The United States remains the world’s largest purveyor of arms, representing nearly 37% of global arms exports between 2015 and 2020. In 2020 alone, the U.S. government approved over $110 billion in arms sales to countries in every corner of the globe. Concerned about U.S. arms facilitating human rights violations, civilian harm in conflict, and corruption, U.S. lawmakers and advocates have long sought to create safeguards against the misuse of the billions in American weaponry shipped abroad every year. End-use monitoring (EUM)is intended to be the answer to those concerns and is aimed at satisfying statutory requirements for the U.S. government to provide assurances that American arms are not being misused, diverted, or otherwise violating the terms of their export. Unfortunately, the current EUM regime fails to address today’s concerns about the human impact of U.S. arms transfers. This brief is intended to give an overview of current EUM policies, dispel commonly held misconceptions of current EUM practice, and offer recommendations for how these regulations could be strengthened.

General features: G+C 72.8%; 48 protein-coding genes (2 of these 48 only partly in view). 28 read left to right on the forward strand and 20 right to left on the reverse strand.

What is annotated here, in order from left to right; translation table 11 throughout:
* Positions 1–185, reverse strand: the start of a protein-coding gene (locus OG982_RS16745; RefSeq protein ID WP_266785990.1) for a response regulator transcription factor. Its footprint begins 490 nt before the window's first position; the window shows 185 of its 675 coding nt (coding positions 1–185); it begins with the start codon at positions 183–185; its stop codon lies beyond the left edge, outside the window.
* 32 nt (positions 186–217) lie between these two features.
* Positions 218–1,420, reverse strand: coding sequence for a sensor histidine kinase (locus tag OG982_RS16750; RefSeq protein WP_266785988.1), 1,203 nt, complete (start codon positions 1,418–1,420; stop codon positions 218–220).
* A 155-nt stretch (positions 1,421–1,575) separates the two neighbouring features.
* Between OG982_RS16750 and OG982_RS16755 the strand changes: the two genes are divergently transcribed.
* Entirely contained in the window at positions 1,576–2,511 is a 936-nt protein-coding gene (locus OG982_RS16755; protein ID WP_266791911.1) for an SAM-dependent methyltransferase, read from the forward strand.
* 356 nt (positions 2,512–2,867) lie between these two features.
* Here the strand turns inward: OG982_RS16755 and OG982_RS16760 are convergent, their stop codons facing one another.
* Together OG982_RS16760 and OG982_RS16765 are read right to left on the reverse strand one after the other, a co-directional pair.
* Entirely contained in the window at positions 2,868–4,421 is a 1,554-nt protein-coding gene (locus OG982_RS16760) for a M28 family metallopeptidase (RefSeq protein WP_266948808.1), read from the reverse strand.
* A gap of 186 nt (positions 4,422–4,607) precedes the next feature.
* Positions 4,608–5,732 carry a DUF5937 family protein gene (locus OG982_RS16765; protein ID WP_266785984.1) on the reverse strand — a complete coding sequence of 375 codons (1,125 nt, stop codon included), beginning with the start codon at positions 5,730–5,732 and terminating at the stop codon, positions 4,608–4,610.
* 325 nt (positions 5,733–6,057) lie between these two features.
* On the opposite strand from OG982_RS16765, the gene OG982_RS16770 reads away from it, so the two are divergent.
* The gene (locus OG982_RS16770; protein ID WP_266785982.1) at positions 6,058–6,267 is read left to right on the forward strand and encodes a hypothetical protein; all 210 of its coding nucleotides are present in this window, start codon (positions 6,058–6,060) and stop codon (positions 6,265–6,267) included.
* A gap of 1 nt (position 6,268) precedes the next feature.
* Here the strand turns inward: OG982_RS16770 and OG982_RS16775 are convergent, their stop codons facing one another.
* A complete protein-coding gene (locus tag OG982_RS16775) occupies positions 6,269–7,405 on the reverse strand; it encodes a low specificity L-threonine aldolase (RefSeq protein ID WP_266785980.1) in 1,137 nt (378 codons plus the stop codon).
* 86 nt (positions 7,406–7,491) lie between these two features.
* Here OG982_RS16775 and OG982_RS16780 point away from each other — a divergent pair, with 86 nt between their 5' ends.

A detailed look at the shifting and expanding landscape of U.S. security assistance since the September 11th attacks.
The Taliban’s swift takeover of Afghanistan gives them access to a massive arsenal of U.S. weapons left behind by the Afghan National Defense and Security Forces. This brief gives an overview of the arms the U.S. has transferred to Afghanistan over the last 20 years and the risks they might pose in the hands of the Taliban.